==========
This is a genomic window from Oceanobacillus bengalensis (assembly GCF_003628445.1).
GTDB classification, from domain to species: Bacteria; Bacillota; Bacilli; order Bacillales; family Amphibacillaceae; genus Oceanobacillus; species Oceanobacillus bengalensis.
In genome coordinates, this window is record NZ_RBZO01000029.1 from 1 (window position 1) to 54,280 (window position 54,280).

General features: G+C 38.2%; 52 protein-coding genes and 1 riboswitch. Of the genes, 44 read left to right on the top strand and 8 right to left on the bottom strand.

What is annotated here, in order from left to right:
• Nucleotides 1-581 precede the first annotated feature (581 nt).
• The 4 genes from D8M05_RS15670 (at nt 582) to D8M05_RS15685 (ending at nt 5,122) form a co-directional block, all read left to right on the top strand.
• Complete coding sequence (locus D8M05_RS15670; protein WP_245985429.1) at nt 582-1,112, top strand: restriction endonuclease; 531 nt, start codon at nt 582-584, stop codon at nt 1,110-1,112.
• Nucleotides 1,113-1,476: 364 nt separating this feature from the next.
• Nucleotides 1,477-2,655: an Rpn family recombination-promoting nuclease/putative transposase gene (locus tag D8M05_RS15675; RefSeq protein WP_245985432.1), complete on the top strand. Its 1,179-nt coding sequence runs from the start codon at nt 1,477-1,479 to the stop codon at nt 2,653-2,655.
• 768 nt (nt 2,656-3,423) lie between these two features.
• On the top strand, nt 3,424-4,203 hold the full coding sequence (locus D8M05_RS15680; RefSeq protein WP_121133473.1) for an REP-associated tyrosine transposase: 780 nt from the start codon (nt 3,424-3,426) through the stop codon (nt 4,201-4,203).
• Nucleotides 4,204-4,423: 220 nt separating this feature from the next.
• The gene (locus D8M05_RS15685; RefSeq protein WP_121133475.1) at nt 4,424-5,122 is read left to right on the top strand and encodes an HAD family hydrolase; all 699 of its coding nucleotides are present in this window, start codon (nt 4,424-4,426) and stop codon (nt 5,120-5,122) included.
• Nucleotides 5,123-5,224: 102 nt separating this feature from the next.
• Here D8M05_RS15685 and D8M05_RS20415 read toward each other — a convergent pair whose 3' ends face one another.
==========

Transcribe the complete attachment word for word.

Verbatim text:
This is a genomic window from Oceanobacillus bengalensis (assembly GCF_003628445.1).
GTDB classification, from domain to species: Bacteria; Bacillota; Bacilli; order Bacillales; family Amphibacillaceae; genus Oceanobacillus; species Oceanobacillus bengalensis.
In genome coordinates, this window is record NZ_RBZO01000029.1 from 1 (window position 1) to 54,280 (window position 54,280).

General features: G+C 38.2%; 52 protein-coding genes and 1 riboswitch. Of the genes, 44 read left to right on the top strand and 8 right to left on the bottom strand.

What is annotated here, in order from left to right:
• Nucleotides 1-581 precede the first annotated feature (581 nt).
• The 4 genes from D8M05_RS15670 (at nt 582) to D8M05_RS15685 (ending at nt 5,122) form a co-directional block, all read left to right on the top strand.
• Complete coding sequence (locus D8M05_RS15670; protein WP_245985429.1) at nt 582-1,112, top strand: restriction endonuclease; 531 nt, start codon at nt 582-584, stop codon at nt 1,110-1,112.
• Nucleotides 1,113-1,476: 364 nt separating this feature from the next.
• Nucleotides 1,477-2,655: an Rpn family recombination-promoting nuclease/putative transposase gene (locus tag D8M05_RS15675; RefSeq protein WP_245985432.1), complete on the top strand. Its 1,179-nt coding sequence runs from the start codon at nt 1,477-1,479 to the stop codon at nt 2,653-2,655.
• 768 nt (nt 2,656-3,423) lie between these two features.
• On the top strand, nt 3,424-4,203 hold the full coding sequence (locus D8M05_RS15680; RefSeq protein WP_121133473.1) for an REP-associated tyrosine transposase: 780 nt from the start codon (nt 3,424-3,426) through the stop codon (nt 4,201-4,203).
• Nucleotides 4,204-4,423: 220 nt separating this feature from the next.
• The gene (locus D8M05_RS15685; RefSeq protein WP_121133475.1) at nt 4,424-5,122 is read left to right on the top strand and encodes an HAD family hydrolase; all 699 of its coding nucleotides are present in this window, start codon (nt 4,424-4,426) and stop codon (nt 5,120-5,122) included.
• Nucleotides 5,123-5,224: 102 nt separating this feature from the next.
• Here D8M05_RS15685 and D8M05_RS20415 read toward each other — a convergent pair whose 3' ends face one another.